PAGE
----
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Conservative leader Boris Johnson was re-elected UK Prime Minister last week (Dec 12) with 43.6% of the vote, giving him a landslide majority of 365 of the 650 seats in the House of Commons (an additional 47 seats than in the 2017 election).

His increased mandate will strengthen his hand significantly in dealing with the Brexit discussion both within the UK Parliament and in his negotiations with the EU. Johnson has said the result provides him with “an overwhelming mandate…to get Brexit done.”

With all Conservative candidates having pledged to support the Brexit deal negotiated by Johnson with the EU, it looks very likely that it will now pass all parliamentary stages, leaving the UK on course to leave the EU as scheduled on 31 January 2020.

After this a “status quo” transitional period is due to kick in, which will retain trading relations with the EU as is, allowing the EU and UK time to negotiate a new framework it’s for future relations. The transition period is currently scheduled to end in December 2020. However, the transition can be extended once by up to two years, if the UK and EU jointly decide to do so before July 1 2020.

However, on Friday, immediately following the Official State Opening of the Parliament on the 19 December, a new “Withdrawal Agreement Bill” will be debated, which will legally prohibit an extension to this transition period  beyond December 2020, a key objective of the Conservative Party election manifesto, creating a new “cliff-edge” at the end of next year if no trade deal is in place.

An exit without a trade agreement would mean the immediate imposition of tariffs, quotas and other regulatory checks on EU- UK trade, with the exception of Irish-Northern Irish trade, which will be border free thanks to the agreement negotiated under the Withdrawal Agreement, with the border instead placed in the Irish Sea.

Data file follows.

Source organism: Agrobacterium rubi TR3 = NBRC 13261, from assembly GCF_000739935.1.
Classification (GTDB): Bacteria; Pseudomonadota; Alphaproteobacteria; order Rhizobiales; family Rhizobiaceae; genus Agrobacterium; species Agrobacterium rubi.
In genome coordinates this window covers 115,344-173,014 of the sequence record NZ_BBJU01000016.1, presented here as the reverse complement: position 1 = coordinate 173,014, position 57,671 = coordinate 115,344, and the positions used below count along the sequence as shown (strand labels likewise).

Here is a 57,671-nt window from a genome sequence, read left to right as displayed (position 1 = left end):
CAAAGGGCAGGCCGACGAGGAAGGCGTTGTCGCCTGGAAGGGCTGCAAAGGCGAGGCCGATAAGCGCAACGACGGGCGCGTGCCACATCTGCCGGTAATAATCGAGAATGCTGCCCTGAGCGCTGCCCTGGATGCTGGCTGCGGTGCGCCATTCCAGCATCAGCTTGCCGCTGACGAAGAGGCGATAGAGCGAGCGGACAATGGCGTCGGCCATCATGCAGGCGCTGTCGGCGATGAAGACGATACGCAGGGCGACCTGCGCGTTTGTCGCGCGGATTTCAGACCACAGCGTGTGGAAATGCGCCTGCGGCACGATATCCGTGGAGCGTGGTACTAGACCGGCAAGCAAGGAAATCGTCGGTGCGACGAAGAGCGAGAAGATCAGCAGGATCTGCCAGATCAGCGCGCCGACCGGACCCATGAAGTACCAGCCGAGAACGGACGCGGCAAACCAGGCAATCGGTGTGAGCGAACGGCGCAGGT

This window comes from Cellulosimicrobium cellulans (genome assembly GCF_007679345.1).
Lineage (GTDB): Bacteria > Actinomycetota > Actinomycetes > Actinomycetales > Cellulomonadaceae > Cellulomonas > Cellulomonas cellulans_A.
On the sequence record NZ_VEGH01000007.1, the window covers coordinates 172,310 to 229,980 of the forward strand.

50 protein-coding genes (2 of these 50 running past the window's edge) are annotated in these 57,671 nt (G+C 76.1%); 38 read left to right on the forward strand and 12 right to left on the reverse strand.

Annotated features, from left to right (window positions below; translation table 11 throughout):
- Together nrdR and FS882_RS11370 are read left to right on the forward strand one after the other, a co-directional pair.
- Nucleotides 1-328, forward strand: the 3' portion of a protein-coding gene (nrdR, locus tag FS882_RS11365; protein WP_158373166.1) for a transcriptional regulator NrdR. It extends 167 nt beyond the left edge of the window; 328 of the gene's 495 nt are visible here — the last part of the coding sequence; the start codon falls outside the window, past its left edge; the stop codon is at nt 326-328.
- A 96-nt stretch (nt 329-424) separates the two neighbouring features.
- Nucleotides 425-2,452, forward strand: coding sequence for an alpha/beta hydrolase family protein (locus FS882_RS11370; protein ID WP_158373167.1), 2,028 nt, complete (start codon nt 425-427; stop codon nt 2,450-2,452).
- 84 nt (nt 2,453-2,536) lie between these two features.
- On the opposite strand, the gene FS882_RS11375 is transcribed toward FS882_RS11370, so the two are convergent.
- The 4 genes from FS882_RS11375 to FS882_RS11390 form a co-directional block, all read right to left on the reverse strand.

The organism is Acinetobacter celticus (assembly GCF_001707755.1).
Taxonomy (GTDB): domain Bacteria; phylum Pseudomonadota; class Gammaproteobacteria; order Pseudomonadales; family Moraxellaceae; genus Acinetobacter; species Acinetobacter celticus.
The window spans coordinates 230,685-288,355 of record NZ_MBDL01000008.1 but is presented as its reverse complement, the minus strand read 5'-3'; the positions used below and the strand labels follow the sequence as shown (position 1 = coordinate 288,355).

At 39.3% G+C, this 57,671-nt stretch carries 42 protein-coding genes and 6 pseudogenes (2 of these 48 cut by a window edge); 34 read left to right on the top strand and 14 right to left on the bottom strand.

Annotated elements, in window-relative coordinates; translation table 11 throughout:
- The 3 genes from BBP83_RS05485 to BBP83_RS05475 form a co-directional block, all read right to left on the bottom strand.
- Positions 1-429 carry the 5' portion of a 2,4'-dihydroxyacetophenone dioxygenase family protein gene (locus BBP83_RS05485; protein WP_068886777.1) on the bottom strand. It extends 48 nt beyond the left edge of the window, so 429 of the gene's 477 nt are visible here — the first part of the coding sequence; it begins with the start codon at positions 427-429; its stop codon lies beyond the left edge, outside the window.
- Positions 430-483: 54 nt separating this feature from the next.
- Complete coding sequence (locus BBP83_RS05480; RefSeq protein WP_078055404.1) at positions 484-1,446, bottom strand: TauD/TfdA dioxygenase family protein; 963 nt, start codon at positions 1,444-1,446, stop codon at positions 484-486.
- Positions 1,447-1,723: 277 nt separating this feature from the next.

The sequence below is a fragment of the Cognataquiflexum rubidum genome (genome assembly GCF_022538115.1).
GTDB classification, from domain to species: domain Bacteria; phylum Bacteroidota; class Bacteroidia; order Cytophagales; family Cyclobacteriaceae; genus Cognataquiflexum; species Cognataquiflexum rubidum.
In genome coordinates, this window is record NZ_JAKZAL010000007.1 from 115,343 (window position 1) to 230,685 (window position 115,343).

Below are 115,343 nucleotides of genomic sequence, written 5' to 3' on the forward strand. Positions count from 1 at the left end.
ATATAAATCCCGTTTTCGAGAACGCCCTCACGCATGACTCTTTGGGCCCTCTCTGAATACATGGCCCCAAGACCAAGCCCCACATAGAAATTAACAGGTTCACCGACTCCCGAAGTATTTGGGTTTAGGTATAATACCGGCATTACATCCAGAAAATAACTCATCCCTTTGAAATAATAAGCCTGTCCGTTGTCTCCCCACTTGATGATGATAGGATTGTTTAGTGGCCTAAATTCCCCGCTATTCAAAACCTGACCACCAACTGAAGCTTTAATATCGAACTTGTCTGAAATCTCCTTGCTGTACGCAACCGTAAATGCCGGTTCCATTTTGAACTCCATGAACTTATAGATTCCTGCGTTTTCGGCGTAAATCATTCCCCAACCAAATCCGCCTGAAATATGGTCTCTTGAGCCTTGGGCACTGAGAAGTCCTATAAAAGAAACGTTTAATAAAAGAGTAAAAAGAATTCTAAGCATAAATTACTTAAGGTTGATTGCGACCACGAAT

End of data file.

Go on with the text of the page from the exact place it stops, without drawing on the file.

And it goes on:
This leaves just 11 months for the negotiation of the future EU-UK relationship. Brussels has highlighted that with such a tight window to negotiate a deal, it will be necessary to “prioritise” certain aspects, namely an agreement on goods and fisheries, and leave other issues unresolved until later.

This suits Johnson and the Conservative party, who are looking to negotiate a minimalist free trade agreement, with no agreement on regulatory alignment. This leaves them freer in their negotiations with other countries, notably the US. However, is likely to cause tension in managing relations with Northern Ireland, which will be required to follow EU rules.

In terms of process, Michel Barnier, EU Chief Negotiator and his UK Task Force team will continue to lead negotiations on behalf of the European Commission. If the agreement does, as predicted here, focus solely on the trade of goods and fisheries rights, it will need to be ratified by EU trade ministers and the EU Parliament as well as the UK Parliament. However, if its scope is extended to include other aspects- on security co-operation, investment, etc- it will additionally need to be ratified by the 27 EU member state parliaments.

Alison Graham – European Affairs Executive